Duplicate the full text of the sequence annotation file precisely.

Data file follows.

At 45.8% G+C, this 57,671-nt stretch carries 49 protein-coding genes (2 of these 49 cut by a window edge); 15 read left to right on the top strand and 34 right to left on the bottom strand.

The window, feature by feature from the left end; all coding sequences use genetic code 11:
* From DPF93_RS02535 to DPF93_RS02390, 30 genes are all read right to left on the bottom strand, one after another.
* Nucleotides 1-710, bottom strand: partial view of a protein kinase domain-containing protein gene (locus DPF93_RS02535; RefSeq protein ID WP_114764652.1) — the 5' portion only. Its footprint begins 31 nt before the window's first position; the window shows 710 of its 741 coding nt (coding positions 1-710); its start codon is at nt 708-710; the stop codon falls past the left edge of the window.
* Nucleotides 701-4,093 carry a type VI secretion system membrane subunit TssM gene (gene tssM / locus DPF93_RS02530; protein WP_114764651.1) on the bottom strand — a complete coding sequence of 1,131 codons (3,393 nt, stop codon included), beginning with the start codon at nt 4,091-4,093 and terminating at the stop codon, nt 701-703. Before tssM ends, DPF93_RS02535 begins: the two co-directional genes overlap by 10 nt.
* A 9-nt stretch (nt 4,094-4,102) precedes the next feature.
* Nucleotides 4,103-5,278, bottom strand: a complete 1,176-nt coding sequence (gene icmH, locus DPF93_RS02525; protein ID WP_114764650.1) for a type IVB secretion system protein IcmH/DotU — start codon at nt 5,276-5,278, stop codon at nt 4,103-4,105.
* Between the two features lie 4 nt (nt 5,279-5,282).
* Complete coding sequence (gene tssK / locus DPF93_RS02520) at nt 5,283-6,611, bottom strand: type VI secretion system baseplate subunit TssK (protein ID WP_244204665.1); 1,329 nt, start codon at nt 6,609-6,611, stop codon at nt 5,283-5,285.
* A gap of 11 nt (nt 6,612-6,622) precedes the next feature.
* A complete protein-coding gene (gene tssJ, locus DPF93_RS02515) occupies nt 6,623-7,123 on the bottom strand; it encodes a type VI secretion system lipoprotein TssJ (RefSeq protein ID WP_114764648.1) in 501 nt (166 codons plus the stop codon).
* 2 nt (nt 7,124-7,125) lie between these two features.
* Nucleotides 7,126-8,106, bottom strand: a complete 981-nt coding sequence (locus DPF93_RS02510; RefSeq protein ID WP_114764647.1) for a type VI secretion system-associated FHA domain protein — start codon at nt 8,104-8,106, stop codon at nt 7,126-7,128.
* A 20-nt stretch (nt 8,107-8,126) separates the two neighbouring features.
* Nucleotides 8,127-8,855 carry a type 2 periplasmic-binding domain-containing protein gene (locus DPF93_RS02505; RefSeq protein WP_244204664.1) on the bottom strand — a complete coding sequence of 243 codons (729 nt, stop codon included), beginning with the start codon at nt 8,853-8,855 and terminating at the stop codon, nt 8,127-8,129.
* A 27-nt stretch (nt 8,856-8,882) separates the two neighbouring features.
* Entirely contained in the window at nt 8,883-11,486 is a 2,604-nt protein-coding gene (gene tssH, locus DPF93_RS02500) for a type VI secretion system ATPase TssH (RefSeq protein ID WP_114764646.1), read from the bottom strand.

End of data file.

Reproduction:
At 45.8% G+C, this 57,671-nt stretch carries 49 protein-coding genes (2 of these 49 cut by a window edge); 15 read left to right on the top strand and 34 right to left on the bottom strand.

The window, feature by feature from the left end; all coding sequences use genetic code 11:
* From DPF93_RS02535 to DPF93_RS02390, 30 genes are all read right to left on the bottom strand, one after another.
* Nucleotides 1-710, bottom strand: partial view of a protein kinase domain-containing protein gene (locus DPF93_RS02535; RefSeq protein ID WP_114764652.1) — the 5' portion only. Its footprint begins 31 nt before the window's first position; the window shows 710 of its 741 coding nt (coding positions 1-710); its start codon is at nt 708-710; the stop codon falls past the left edge of the window.
* Nucleotides 701-4,093 carry a type VI secretion system membrane subunit TssM gene (gene tssM / locus DPF93_RS02530; protein WP_114764651.1) on the bottom strand — a complete coding sequence of 1,131 codons (3,393 nt, stop codon included), beginning with the start codon at nt 4,091-4,093 and terminating at the stop codon, nt 701-703. Before tssM ends, DPF93_RS02535 begins: the two co-directional genes overlap by 10 nt.
* A 9-nt stretch (nt 4,094-4,102) precedes the next feature.
* Nucleotides 4,103-5,278, bottom strand: a complete 1,176-nt coding sequence (gene icmH, locus DPF93_RS02525; protein ID WP_114764650.1) for a type IVB secretion system protein IcmH/DotU — start codon at nt 5,276-5,278, stop codon at nt 4,103-4,105.
* Between the two features lie 4 nt (nt 5,279-5,282).
* Complete coding sequence (gene tssK / locus DPF93_RS02520) at nt 5,283-6,611, bottom strand: type VI secretion system baseplate subunit TssK (protein ID WP_244204665.1); 1,329 nt, start codon at nt 6,609-6,611, stop codon at nt 5,283-5,285.
* A gap of 11 nt (nt 6,612-6,622) precedes the next feature.
* A complete protein-coding gene (gene tssJ, locus DPF93_RS02515) occupies nt 6,623-7,123 on the bottom strand; it encodes a type VI secretion system lipoprotein TssJ (RefSeq protein ID WP_114764648.1) in 501 nt (166 codons plus the stop codon).
* 2 nt (nt 7,124-7,125) lie between these two features.
* Nucleotides 7,126-8,106, bottom strand: a complete 981-nt coding sequence (locus DPF93_RS02510; RefSeq protein ID WP_114764647.1) for a type VI secretion system-associated FHA domain protein — start codon at nt 8,104-8,106, stop codon at nt 7,126-7,128.
* A 20-nt stretch (nt 8,107-8,126) separates the two neighbouring features.
* Nucleotides 8,127-8,855 carry a type 2 periplasmic-binding domain-containing protein gene (locus DPF93_RS02505; RefSeq protein WP_244204664.1) on the bottom strand — a complete coding sequence of 243 codons (729 nt, stop codon included), beginning with the start codon at nt 8,853-8,855 and terminating at the stop codon, nt 8,127-8,129.
* A 27-nt stretch (nt 8,856-8,882) separates the two neighbouring features.
* Entirely contained in the window at nt 8,883-11,486 is a 2,604-nt protein-coding gene (gene tssH, locus DPF93_RS02500) for a type VI secretion system ATPase TssH (RefSeq protein ID WP_114764646.1), read from the bottom strand.